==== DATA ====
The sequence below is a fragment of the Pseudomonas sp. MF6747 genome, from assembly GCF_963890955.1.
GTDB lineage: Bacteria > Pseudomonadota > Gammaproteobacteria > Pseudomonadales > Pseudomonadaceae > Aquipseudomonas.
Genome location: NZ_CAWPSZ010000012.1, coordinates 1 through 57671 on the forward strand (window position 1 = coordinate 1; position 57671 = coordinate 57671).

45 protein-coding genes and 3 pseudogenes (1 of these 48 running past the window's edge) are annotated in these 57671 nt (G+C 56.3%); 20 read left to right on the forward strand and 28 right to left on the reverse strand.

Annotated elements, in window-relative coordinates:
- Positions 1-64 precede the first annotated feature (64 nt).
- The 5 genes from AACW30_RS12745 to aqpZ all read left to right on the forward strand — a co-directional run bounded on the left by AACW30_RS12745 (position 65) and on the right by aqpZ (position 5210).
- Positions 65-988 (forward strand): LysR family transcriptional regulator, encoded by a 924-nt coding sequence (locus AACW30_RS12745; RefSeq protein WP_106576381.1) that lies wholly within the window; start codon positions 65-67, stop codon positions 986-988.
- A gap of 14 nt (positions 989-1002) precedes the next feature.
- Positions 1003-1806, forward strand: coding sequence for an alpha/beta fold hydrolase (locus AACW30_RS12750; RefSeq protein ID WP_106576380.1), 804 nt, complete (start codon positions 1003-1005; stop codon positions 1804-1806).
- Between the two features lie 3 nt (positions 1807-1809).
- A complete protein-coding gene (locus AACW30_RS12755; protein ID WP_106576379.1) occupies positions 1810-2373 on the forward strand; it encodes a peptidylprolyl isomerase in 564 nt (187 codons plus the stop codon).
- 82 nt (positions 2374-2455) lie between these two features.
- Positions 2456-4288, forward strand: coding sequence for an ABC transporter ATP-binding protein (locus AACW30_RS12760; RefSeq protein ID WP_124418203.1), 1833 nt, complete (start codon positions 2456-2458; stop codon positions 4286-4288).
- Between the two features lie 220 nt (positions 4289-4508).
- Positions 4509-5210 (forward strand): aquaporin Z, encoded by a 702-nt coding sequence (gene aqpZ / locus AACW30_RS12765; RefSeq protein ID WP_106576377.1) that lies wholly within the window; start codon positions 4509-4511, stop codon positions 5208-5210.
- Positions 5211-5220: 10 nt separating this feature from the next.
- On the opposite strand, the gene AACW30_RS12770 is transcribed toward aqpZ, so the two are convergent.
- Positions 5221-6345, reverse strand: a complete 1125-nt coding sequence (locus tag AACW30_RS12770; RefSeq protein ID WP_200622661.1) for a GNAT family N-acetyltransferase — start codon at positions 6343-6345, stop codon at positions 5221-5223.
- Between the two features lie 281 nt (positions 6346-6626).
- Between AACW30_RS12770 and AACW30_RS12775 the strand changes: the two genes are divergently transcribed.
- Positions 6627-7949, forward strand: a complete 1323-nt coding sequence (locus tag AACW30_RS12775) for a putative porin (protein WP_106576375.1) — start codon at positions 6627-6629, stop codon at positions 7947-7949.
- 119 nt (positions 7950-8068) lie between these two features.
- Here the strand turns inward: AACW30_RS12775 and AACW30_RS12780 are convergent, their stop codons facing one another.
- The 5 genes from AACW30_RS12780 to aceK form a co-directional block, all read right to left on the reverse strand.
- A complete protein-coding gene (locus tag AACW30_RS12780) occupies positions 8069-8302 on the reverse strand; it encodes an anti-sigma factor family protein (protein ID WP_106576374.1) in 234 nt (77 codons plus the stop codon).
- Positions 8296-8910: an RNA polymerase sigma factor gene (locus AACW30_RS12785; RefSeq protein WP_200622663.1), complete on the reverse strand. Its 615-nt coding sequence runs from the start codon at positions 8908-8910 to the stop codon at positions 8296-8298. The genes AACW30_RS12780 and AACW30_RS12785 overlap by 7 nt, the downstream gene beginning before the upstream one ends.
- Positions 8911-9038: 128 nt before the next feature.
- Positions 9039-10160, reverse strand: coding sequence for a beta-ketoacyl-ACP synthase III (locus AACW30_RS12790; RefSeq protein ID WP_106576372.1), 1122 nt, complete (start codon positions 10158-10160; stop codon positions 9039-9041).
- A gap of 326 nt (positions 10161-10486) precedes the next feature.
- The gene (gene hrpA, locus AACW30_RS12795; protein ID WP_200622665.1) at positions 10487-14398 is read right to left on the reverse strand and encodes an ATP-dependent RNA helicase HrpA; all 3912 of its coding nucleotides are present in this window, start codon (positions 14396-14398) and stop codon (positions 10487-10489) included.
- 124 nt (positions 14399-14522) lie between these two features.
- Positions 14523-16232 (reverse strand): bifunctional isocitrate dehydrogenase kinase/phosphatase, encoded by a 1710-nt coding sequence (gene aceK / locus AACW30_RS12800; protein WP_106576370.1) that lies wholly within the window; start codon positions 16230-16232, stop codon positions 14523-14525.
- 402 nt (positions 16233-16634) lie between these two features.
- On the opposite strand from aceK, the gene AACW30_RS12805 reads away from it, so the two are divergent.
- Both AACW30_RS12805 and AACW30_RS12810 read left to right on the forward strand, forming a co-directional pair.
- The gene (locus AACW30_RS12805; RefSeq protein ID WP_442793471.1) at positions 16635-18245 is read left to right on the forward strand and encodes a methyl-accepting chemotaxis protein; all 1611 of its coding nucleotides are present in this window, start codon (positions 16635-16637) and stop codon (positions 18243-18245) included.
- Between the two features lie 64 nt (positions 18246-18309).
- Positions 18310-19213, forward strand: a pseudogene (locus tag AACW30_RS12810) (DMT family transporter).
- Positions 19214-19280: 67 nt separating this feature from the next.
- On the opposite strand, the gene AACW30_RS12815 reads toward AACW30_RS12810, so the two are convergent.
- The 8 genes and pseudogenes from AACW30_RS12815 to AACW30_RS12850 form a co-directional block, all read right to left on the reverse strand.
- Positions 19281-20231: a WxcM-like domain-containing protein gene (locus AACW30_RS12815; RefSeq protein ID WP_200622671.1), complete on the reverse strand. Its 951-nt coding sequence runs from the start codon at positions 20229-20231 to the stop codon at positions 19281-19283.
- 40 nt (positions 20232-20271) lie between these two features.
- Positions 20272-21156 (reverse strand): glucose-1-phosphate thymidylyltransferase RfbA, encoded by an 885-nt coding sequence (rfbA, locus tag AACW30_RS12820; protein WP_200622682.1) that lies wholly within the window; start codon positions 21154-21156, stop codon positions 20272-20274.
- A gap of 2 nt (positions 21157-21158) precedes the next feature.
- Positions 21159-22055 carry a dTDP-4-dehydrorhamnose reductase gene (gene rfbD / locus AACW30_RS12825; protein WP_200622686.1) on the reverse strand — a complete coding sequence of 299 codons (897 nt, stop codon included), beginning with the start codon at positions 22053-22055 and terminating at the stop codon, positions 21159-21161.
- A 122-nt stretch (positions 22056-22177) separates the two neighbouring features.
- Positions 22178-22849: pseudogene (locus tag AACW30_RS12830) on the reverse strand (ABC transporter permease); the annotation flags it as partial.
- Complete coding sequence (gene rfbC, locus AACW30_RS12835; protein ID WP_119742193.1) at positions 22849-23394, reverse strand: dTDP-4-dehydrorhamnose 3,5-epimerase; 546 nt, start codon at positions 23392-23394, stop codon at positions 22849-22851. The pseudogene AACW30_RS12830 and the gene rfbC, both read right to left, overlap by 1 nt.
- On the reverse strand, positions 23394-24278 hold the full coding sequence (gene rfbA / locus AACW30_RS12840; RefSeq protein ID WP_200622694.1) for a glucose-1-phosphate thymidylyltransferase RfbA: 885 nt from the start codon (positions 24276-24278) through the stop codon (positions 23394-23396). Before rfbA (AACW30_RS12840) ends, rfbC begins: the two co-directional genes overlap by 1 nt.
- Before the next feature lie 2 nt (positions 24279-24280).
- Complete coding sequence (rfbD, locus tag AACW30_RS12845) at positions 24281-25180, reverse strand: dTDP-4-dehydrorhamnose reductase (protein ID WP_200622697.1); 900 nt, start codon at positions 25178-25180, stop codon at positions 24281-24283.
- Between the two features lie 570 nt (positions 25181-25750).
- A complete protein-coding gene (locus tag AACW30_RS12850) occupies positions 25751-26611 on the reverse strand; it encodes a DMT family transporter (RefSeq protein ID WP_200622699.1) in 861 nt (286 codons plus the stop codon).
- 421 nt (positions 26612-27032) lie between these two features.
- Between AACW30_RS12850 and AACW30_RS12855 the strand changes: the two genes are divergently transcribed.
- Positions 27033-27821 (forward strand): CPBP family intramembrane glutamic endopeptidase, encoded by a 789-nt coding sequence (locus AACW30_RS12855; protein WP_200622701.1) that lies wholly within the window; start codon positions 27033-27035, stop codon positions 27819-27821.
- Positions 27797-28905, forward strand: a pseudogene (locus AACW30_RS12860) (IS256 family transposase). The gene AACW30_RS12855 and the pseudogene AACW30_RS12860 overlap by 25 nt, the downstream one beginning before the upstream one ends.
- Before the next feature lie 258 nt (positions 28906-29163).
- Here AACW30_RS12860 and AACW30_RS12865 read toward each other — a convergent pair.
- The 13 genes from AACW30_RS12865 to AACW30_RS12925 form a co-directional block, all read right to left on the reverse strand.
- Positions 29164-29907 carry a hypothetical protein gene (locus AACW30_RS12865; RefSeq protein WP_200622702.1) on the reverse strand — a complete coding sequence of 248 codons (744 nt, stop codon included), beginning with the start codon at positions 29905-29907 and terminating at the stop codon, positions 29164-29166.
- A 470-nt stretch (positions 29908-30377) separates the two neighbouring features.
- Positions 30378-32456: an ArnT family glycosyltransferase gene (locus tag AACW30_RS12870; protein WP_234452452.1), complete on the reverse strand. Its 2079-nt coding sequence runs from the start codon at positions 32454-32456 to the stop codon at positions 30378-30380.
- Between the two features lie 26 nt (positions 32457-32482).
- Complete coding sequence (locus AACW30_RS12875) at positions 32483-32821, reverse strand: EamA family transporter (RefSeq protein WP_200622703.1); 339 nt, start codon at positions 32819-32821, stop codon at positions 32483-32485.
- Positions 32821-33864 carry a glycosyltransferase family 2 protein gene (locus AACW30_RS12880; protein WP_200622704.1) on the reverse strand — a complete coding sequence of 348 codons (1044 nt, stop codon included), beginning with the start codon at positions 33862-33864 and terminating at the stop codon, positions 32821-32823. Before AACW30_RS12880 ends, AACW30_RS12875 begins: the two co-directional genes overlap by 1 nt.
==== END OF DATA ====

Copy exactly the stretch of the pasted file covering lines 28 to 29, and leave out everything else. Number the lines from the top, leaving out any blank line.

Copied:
- Positions 8911-9038: 128 nt before the next feature.
- Positions 9039-10160, reverse strand: coding sequence for a beta-ketoacyl-ACP synthase III (locus AACW30_RS12790; RefSeq protein ID WP_106576372.1), 1122 nt, complete (start codon positions 10158-10160; stop codon positions 9039-9041).